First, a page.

The country’s gap in Economic Participation and Opportunity increased because it failed to improve conditions of wage inequality for similar work. Additionally, Sri Lanka now ranks 86th among 144 countries in the gender gap in Educational Attainment.

In Political Empowerment, Sri Lanka ranked 65th. The country compensated for low scores on the Women in Parliament and Women in Ministerial Positions indicators with high marks on the Years with a Female Head of State indicator. Sri Lanka has had a female head of state for 21 out of the last 50 years.

Despite these discouraging statistics, efforts to advance the state of women’s empowerment in Sri Lanka persist. Aitken Spence PLC, Jetwing Hotels Ltd., MAS Holdings (Pvt.) Ltd. and the Sri Lanka Institute of Nanotechnology (Pvt.) Ltd. have signed on as partners of Women’s Empowerment Principles.

Developed through a partnership between U.N. Women and the United Nations Global Compact, the two organizations designed the principles to help companies review existing policies and practices and establish new strategies to promote women’s empowerment.

The principles include:

  • Establishing high-level corporate leadership for gender equality
  • Treating all women and men equitably at work by respecting and supporting human rights and non-discrimination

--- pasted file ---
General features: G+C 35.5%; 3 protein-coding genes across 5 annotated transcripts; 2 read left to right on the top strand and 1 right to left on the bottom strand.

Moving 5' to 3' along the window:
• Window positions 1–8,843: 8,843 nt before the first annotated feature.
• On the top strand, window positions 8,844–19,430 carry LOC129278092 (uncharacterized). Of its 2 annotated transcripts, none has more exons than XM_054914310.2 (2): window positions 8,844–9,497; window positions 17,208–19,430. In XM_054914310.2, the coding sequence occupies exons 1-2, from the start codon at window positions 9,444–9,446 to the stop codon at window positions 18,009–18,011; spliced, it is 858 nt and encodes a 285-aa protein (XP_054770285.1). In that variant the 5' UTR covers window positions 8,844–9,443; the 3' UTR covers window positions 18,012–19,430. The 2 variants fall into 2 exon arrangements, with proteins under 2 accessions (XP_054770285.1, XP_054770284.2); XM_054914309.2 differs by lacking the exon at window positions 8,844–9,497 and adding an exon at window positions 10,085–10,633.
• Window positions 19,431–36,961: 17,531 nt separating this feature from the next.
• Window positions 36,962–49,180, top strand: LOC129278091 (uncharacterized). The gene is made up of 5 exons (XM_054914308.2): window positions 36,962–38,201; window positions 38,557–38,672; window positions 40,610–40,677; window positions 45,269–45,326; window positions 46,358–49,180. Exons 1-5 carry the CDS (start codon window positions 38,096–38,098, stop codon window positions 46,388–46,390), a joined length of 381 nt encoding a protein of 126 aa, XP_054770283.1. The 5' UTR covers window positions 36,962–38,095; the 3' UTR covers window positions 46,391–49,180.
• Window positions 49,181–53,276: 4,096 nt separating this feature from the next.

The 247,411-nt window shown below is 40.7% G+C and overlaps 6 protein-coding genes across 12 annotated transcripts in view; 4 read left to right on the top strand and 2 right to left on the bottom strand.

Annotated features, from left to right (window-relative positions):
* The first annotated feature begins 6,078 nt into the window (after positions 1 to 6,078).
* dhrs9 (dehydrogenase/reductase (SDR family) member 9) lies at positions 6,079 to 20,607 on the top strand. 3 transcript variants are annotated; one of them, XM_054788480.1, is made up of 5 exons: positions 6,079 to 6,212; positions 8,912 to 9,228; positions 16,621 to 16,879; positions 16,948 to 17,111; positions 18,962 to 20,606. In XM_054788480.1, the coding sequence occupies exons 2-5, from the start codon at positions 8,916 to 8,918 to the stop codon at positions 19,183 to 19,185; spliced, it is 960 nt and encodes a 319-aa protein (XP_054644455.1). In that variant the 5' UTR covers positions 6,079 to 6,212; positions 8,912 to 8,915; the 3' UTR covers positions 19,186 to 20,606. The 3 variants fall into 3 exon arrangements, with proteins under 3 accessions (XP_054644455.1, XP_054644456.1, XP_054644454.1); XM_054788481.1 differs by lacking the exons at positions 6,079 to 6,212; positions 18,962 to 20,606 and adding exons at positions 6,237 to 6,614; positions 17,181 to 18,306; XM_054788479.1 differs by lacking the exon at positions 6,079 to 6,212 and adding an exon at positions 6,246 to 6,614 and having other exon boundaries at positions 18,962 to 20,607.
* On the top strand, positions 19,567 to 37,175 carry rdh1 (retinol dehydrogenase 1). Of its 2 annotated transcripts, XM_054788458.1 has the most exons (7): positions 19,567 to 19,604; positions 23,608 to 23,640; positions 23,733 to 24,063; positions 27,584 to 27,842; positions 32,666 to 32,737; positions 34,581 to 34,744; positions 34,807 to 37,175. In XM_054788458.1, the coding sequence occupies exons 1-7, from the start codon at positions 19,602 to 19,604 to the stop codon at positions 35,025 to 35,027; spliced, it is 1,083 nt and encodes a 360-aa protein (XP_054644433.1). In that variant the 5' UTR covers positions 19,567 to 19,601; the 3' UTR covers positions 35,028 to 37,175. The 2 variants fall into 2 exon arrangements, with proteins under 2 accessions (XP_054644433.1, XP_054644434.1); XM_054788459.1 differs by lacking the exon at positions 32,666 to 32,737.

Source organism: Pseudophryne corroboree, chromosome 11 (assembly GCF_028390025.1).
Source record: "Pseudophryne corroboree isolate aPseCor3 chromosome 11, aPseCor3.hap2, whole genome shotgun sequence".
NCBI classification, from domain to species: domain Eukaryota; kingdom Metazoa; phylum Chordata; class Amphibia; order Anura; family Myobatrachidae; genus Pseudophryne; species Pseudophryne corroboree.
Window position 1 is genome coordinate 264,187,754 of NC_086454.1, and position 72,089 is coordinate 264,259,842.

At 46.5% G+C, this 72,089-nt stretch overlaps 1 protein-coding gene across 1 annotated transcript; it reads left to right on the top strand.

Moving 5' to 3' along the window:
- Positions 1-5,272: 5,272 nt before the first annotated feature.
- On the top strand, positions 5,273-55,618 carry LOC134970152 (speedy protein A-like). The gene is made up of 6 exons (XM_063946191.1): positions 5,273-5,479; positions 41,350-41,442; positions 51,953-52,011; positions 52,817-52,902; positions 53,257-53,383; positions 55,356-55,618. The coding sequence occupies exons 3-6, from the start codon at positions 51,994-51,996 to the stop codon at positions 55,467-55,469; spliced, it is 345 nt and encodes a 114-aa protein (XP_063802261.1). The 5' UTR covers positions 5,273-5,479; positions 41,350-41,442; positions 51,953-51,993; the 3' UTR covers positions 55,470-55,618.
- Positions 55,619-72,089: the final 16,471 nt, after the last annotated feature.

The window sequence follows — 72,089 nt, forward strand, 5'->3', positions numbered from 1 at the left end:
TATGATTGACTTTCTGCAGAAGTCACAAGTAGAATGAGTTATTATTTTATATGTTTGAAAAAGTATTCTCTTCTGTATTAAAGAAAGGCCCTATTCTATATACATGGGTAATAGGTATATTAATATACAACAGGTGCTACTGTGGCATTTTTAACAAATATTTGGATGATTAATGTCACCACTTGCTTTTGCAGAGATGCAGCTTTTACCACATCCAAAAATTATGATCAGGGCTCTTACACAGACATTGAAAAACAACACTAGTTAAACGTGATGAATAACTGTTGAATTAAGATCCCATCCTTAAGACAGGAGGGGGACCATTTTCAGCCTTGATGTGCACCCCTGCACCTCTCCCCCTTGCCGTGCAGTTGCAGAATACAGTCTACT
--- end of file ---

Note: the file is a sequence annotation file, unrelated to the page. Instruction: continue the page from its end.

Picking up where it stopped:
• Securing the health, safety and well-being of all female and male workers
  • Promoting education, training and professional development for women
  • Implementing enterprise development and employing supply chain and marketing practices that empower women
  • Nurturing equality through community initiatives and advocacy

Participating companies must measure and publicly report their progress toward achieving gender parity.

In addition to economic measures, non-government organizations are implementing social programs to enhance women’s empowerment in Sri Lanka. Emerge Centre for Reintegration is the newest program sponsored by the Emerge Lanka Foundation, which supports survivors of sexual abuse aged 10-18. For 12 years, the foundation has helped countless exploited young women by providing training in life, financial and professional skills. Now, through the Centre for Reintegration, it offers assistance to young women who are over 18 as they face the challenging transition stage from living in shelters to thriving on their own.

Enabling women to participate fully in communities builds stronger economies, helps attain internationally agreed upon objectives for development and sustainability and improves the quality of life for women, men, families and communities. The work being done in Sri Lanka can help counter its decreasing rankings and ensure empowerment for all women.

– Heather Hopkins